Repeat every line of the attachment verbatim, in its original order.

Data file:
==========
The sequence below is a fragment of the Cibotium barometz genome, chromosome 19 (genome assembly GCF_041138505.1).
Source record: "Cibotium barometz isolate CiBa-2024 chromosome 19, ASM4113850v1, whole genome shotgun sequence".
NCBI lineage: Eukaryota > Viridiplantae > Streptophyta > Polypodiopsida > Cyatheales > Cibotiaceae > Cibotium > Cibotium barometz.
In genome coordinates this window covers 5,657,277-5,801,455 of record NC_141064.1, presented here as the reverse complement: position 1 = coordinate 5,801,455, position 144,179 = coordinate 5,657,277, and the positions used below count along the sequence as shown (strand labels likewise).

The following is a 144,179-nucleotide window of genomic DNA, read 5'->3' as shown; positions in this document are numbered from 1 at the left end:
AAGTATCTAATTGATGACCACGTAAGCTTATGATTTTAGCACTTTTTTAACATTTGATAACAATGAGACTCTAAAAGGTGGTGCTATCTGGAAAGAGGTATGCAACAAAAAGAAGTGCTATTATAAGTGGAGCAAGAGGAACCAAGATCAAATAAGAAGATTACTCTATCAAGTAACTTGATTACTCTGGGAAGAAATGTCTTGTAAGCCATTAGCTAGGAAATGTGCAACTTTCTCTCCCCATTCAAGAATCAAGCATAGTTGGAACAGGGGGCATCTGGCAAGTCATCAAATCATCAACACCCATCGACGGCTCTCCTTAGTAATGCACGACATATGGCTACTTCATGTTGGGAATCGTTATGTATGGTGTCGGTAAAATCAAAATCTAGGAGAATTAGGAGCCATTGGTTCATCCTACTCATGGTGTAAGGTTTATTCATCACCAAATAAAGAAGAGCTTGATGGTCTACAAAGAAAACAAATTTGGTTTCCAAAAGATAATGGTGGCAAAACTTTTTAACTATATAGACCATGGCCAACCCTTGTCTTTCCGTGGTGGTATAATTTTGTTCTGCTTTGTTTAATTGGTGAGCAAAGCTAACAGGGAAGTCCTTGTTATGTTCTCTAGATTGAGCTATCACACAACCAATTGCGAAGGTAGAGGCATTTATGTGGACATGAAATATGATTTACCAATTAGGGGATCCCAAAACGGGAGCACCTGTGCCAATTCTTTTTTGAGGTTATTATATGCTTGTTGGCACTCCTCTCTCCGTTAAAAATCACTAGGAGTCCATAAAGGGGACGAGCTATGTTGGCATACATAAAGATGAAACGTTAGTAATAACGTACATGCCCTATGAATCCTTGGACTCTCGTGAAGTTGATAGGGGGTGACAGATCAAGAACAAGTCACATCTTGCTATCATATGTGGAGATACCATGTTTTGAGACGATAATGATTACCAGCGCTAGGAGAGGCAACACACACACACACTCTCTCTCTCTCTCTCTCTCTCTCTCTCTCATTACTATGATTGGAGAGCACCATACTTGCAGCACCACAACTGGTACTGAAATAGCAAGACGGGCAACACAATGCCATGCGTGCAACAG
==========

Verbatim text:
The sequence below is a fragment of the Cibotium barometz genome, chromosome 19 (genome assembly GCF_041138505.1).
Source record: "Cibotium barometz isolate CiBa-2024 chromosome 19, ASM4113850v1, whole genome shotgun sequence".
NCBI lineage: Eukaryota > Viridiplantae > Streptophyta > Polypodiopsida > Cyatheales > Cibotiaceae > Cibotium > Cibotium barometz.
In genome coordinates this window covers 5,657,277-5,801,455 of record NC_141064.1, presented here as the reverse complement: position 1 = coordinate 5,801,455, position 144,179 = coordinate 5,657,277, and the positions used below count along the sequence as shown (strand labels likewise).

The following is a 144,179-nucleotide window of genomic DNA, read 5'->3' as shown; positions in this document are numbered from 1 at the left end:
AAGTATCTAATTGATGACCACGTAAGCTTATGATTTTAGCACTTTTTTAACATTTGATAACAATGAGACTCTAAAAGGTGGTGCTATCTGGAAAGAGGTATGCAACAAAAAGAAGTGCTATTATAAGTGGAGCAAGAGGAACCAAGATCAAATAAGAAGATTACTCTATCAAGTAACTTGATTACTCTGGGAAGAAATGTCTTGTAAGCCATTAGCTAGGAAATGTGCAACTTTCTCTCCCCATTCAAGAATCAAGCATAGTTGGAACAGGGGGCATCTGGCAAGTCATCAAATCATCAACACCCATCGACGGCTCTCCTTAGTAATGCACGACATATGGCTACTTCATGTTGGGAATCGTTATGTATGGTGTCGGTAAAATCAAAATCTAGGAGAATTAGGAGCCATTGGTTCATCCTACTCATGGTGTAAGGTTTATTCATCACCAAATAAAGAAGAGCTTGATGGTCTACAAAGAAAACAAATTTGGTTTCCAAAAGATAATGGTGGCAAAACTTTTTAACTATATAGACCATGGCCAACCCTTGTCTTTCCGTGGTGGTATAATTTTGTTCTGCTTTGTTTAATTGGTGAGCAAAGCTAACAGGGAAGTCCTTGTTATGTTCTCTAGATTGAGCTATCACACAACCAATTGCGAAGGTAGAGGCATTTATGTGGACATGAAATATGATTTACCAATTAGGGGATCCCAAAACGGGAGCACCTGTGCCAATTCTTTTTTGAGGTTATTATATGCTTGTTGGCACTCCTCTCTCCGTTAAAAATCACTAGGAGTCCATAAAGGGGACGAGCTATGTTGGCATACATAAAGATGAAACGTTAGTAATAACGTACATGCCCTATGAATCCTTGGACTCTCGTGAAGTTGATAGGGGGTGACAGATCAAGAACAAGTCACATCTTGCTATCATATGTGGAGATACCATGTTTTGAGACGATAATGATTACCAGCGCTAGGAGAGGCAACACACACACACACTCTCTCTCTCTCTCTCTCTCTCTCTCTCTCATTACTATGATTGGAGAGCACCATACTTGCAGCACCACAACTGGTACTGAAATAGCAAGACGGGCAACACAATGCCATGCGTGCAACAG